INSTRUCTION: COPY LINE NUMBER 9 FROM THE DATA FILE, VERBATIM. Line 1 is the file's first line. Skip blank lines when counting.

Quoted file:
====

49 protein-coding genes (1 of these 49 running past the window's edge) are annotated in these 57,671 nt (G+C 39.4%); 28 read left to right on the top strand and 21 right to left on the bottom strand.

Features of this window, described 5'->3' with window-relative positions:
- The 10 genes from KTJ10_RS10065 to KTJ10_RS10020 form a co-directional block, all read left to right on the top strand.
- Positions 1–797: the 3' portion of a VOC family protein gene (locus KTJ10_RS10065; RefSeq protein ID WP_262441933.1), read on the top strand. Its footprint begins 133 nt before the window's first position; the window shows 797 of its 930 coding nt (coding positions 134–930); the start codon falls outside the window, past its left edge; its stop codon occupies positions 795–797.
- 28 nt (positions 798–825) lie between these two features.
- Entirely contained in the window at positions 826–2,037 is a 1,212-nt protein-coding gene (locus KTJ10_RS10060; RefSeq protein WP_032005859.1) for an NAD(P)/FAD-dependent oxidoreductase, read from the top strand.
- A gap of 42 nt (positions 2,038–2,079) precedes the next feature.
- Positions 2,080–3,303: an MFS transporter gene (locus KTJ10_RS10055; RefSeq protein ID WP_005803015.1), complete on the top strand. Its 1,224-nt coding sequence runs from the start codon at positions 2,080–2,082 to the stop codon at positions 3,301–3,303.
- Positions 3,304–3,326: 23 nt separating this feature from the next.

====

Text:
- Positions 3,304–3,326: 23 nt separating this feature from the next.